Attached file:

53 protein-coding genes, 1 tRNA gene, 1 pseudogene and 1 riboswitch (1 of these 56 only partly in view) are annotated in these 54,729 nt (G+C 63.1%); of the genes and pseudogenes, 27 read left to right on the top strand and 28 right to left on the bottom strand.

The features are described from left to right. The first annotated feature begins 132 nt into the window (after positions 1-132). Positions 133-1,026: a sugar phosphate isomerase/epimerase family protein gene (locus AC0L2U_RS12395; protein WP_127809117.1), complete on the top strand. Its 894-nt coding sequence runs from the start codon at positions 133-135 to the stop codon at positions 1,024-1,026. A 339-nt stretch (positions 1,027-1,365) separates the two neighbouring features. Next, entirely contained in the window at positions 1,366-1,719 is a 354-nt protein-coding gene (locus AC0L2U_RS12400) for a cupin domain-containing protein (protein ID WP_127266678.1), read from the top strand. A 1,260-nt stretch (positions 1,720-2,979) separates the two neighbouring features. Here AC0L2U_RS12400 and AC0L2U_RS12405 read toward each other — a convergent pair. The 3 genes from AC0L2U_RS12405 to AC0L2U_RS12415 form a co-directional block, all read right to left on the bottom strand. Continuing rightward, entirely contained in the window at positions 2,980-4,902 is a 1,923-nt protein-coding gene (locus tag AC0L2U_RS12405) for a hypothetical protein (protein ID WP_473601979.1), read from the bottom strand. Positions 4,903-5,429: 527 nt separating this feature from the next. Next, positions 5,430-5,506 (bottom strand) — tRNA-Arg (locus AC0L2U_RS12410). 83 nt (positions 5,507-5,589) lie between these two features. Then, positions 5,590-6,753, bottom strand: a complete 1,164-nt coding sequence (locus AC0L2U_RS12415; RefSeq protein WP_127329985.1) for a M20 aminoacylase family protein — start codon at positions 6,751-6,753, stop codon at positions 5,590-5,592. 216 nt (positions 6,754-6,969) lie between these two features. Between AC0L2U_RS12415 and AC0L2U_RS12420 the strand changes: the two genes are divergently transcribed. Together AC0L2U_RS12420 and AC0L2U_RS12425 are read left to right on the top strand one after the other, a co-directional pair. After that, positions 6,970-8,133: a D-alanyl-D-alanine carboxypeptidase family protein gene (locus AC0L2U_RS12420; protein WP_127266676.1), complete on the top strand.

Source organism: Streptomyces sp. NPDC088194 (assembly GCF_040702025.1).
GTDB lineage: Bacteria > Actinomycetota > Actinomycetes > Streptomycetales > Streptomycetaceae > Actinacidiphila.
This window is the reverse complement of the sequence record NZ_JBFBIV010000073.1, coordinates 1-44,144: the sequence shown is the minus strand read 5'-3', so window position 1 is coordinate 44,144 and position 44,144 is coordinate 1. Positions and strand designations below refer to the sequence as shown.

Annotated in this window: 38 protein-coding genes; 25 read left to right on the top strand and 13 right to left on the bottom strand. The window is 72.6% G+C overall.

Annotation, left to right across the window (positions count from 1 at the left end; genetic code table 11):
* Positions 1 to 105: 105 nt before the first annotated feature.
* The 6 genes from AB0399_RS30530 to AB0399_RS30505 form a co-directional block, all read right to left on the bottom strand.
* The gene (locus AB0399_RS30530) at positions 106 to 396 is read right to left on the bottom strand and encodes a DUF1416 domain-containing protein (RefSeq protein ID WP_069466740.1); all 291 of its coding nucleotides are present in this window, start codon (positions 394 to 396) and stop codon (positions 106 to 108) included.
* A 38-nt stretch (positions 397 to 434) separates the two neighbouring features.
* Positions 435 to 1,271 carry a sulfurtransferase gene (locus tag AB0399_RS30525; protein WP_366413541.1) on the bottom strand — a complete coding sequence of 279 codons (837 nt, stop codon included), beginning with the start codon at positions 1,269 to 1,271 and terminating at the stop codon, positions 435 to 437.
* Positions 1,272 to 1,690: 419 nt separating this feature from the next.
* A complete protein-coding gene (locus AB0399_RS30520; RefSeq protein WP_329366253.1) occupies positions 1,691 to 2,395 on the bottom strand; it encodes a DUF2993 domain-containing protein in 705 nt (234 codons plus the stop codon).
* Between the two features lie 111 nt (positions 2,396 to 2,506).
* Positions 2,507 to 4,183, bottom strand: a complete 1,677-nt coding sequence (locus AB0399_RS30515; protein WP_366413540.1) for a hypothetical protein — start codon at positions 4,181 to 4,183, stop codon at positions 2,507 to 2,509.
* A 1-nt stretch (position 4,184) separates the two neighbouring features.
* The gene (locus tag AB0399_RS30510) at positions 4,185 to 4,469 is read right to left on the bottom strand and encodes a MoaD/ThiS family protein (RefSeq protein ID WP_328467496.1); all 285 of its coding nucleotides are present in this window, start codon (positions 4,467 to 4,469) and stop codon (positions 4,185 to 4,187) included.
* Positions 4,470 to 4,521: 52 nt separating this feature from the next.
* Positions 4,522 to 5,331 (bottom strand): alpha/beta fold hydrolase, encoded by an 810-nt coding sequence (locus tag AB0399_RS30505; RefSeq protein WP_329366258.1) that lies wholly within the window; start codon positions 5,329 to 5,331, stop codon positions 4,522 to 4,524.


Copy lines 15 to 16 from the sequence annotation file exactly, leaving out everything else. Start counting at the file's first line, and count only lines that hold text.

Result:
* Between the two features lie 111 nt (positions 2,396 to 2,506).
* Positions 2,507 to 4,183, bottom strand: a complete 1,677-nt coding sequence (locus AB0399_RS30515; protein WP_366413540.1) for a hypothetical protein — start codon at positions 4,181 to 4,183, stop codon at positions 2,507 to 2,509.